Editor's Pick, Style

From Home: SS24 exalts the mundane

From Home: SS24 exalts the mundane

Fashion Month has never been shy to lean into the provocative or evocative. Across the fashion capitals of New York, London, Milan and Paris, shows are consistently theatrical and statement-forward, pushing whatever agenda a house’s creative director deems should be a message for the season. Past seasons have seen radical runway stunts in the shape of sprayed-on dresses or collapsing models, dress and sets; as per Coperni and Aavav’s modus operandi respectively. By way of more than just the formulaic, albeit successful, stardom-plus-collaboration draw, provocation revealed itself this season in perhaps what can be considered the most mundane. 

Prosaic items received a new lease of life as designers turned to surrealist invention. An effectual code in drawing eyeballs — Elsa Schiaparelli did it first with a trompe l’oeil signature — surrealist tendencies have long persisted in fashion. Ubiquitously, Rene Magritte’s philosophy (“This Is Not A Pipe”) has directed a glorification of the otherwise conventional, especially for spring/summer ’24. Inane creations now own the runway: Japanese label Undercover presented terrarium dresses, Coperni materialised music into aux-jack heels and CD-player bags, and GCDS honoured the humble handset. Jonathan Anderson took to Loewe to craft nail belts, and then to his namesake label JW Anderson to create hoodies and shorts in the shape of plasticine. Maison Margiela and Balenciaga had entries as expected too — creating lampshade hats and tablecloth sets.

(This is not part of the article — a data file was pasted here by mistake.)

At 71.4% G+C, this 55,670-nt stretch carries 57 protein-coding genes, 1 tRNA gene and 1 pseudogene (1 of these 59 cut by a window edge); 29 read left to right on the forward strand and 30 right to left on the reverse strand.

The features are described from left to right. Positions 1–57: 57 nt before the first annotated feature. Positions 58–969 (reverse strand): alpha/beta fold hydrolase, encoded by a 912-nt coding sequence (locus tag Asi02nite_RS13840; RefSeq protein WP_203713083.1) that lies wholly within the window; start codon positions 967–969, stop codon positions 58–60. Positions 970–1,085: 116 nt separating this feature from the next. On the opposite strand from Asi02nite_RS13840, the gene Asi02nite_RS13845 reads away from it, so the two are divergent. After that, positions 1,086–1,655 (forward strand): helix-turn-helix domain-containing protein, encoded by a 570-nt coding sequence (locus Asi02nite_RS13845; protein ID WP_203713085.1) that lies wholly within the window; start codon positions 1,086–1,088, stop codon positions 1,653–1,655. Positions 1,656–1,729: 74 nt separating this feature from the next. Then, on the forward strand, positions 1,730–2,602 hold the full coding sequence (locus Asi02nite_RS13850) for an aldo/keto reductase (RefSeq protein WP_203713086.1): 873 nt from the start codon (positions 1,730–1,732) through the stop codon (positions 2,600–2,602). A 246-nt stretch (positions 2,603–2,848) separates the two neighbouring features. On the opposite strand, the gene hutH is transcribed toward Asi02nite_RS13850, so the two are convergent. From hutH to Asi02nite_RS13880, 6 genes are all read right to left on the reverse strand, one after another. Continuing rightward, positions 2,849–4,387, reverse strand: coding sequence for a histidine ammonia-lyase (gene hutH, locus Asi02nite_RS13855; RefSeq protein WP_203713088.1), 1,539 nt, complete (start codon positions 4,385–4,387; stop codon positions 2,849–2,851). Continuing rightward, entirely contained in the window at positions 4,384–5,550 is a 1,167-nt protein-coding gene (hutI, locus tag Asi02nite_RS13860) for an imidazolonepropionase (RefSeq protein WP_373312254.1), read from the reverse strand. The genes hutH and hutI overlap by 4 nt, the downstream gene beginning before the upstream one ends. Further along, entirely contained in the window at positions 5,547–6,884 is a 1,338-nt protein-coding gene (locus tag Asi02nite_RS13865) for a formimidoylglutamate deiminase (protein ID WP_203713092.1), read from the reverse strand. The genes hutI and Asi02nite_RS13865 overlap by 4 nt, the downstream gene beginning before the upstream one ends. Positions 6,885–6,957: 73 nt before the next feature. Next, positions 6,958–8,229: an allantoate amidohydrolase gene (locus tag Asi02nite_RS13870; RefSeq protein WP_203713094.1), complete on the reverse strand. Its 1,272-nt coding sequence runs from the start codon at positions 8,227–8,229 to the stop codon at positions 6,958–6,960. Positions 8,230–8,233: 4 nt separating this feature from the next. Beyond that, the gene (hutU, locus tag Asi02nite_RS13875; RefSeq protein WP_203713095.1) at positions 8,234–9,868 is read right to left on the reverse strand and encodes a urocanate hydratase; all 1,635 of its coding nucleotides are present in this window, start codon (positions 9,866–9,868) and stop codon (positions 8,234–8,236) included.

Such novelties were more than just a treat for the eyes, though. In fashioning home objects into wearables, designers have found a way to immortalise their collections, and henceforth, themselves into their brands’ legacies, partially in thanks to the longevity of the digital footprint.

To categorise such novelties as strokes of genius or otherwise, thinly-veiled gimmicks, however, would be difficult. There is definitely merit in attempting the wild and the wacky, and to subvert the hoity-toity of high fashion is now to be expected from a burgeoning array of creative directors that design with the intent of democratisation. Such creations could be scrutinised, on one hand, for glorifying the working-class; or idolised, on the other, for providing variance to otherwise typical make-ups of taffeta, nylon or leather. 

But instead of questioning objectives of high-ranking design teams, the question of why objects should be confined to purposes ascribed upon original creation prevails. After all, jeans were first fashioned in the make of an utilitarian uniform, but have evolved to exist as couture icons. There is value in subversion, especially when there is more value than ever in the sardonic.